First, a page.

“Spirits, they weren’t kidding about the smell, were they?” She shook her head and handed the flower over to Virn. “In it goes. Grind carefully, Virn. Just the petals.” 

            Virn gingerly took the lily from her hands. He put his fingers around the base of the flower, but that’s as far as he got. His arm felt frozen in place. Could he really destroy something so beautiful? The thought vanished almost as quickly as it came. This is for Da. Of course he could. 

With a sharp twist, Virn pulled the roots and stem off the flower, then lowered the petals into the stone bowl. He slammed the pestle down with no hesitation and began grinding. Surprisingly, the glow from the petals grew even brighter with each strike, as if every time one broke open, it was releasing moonlight back into the air. 

            “That’s good enough,” Ma said after a while. She took the mortar from Virn, then used her fingers to scrape all of the glowing pulp into the pot. When it hit the surface of the liquid, it sizzled, but stayed floating on top. Ma took her big ladle and started mixing, turning the splash of silver into a wide spiral which soon diffused through the whole pot until it was a vat of glowing liquid. It was almost like daytime in the house now, with how bright it was. The potion even outshone the flame beneath it, smothering the orange and red light with its luminous white aura.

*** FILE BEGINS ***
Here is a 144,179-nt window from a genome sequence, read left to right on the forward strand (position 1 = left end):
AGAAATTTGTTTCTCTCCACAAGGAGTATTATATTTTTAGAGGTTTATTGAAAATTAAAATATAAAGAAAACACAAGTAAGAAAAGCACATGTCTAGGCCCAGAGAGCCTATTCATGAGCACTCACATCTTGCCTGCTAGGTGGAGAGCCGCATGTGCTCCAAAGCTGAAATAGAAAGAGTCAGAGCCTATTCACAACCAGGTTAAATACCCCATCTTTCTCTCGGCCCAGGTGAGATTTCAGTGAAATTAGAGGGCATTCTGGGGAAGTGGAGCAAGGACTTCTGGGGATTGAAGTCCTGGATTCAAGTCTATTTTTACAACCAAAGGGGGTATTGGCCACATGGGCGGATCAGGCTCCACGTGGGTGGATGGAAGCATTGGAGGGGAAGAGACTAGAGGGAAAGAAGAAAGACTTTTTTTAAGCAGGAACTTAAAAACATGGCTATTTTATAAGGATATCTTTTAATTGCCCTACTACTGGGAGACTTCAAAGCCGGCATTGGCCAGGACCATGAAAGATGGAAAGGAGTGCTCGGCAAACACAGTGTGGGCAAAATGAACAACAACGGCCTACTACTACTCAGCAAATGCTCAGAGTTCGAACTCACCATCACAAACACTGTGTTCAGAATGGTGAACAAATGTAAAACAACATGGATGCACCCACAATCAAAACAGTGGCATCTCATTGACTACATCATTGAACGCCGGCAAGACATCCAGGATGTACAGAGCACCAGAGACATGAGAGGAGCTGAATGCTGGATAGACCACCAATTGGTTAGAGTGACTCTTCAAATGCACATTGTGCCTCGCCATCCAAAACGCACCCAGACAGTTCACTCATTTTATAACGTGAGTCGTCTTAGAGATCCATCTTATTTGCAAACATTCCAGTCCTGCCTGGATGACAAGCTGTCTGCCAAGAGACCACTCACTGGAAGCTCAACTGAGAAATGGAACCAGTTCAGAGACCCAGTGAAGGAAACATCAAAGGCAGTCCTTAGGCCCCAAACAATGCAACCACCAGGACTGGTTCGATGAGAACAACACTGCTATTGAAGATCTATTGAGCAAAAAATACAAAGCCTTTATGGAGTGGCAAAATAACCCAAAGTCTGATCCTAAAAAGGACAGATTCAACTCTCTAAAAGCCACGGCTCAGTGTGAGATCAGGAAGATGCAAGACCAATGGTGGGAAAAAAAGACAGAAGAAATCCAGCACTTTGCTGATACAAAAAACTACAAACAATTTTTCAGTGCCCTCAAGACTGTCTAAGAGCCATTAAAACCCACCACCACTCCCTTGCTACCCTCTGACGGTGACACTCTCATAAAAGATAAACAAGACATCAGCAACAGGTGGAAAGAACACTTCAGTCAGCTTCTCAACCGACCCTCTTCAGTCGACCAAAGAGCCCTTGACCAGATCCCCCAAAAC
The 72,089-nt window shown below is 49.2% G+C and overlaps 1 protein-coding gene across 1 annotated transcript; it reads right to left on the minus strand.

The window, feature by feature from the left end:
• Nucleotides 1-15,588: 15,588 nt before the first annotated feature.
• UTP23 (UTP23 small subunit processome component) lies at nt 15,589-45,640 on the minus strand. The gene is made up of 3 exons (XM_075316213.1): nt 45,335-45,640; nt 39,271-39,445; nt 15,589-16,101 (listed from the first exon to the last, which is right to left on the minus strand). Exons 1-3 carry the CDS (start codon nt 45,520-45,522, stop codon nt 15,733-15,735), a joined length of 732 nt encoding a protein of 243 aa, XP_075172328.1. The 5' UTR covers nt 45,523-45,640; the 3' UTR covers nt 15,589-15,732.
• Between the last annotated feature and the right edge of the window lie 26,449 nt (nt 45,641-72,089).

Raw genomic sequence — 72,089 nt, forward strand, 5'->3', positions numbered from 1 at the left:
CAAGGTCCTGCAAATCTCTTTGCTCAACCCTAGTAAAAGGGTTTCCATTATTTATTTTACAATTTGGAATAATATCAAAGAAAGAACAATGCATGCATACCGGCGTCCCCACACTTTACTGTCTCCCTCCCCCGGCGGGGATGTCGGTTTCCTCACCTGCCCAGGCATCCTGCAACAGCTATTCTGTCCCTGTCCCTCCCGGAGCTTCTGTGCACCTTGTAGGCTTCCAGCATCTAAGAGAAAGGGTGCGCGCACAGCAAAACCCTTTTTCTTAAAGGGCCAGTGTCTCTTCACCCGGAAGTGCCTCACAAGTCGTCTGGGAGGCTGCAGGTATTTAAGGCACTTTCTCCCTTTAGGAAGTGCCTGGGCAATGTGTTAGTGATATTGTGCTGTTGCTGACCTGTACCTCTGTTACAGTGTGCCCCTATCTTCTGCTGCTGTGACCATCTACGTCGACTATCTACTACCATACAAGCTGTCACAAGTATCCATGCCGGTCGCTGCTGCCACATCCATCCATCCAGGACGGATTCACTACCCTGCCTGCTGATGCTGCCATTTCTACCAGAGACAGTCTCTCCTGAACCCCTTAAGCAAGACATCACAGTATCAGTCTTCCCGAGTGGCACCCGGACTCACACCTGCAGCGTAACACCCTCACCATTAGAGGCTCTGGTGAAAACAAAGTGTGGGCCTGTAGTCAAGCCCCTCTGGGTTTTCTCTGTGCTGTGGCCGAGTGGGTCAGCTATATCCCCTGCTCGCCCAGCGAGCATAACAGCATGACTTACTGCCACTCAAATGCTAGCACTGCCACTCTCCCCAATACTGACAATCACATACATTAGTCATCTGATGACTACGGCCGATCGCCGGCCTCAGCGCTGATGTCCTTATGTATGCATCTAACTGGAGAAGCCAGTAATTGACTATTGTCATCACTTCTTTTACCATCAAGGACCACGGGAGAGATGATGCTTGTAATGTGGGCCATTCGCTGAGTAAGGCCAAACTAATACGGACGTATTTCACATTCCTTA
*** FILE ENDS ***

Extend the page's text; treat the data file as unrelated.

Ma gestured to Virn with her head without moving her eyes from the potion. “Hold me a cup, would you?”

Virn grabbed one from nearby and extended it out over the side of the pot. Ma lifted the ladle and gently poured out the silver potion. Once the cup was full, Ma set down the ladle and held out her hand. Virn handed it over.

She stood there staring at the potion for a while. Her knuckles were white and tense as they clamped around the cup. 

“Virn, if this goes wrong, I need you to run, okay?” Ma said quietly. “Go to the village. Find someone to protect you.” 

Virn suddenly felt like he was back in the marsh, frozen to the bone in the water, up to his neck about to drown. “What do you mean, wrong?” He nearly choked on the words as they left his mouth. 

“We haven’t done this ritual before. No one has, not for a long time. There’s a chance it doesn’t work…” Ma took a deep breath. “Or a chance it works too well.” 

Her hand started shaking as she continued, “I noticed this summoning lacks details. No way to reach out to Tani, your father, over anyone else besides calling for him directly. It might work, but if not, then who knows what spirits could come for us?”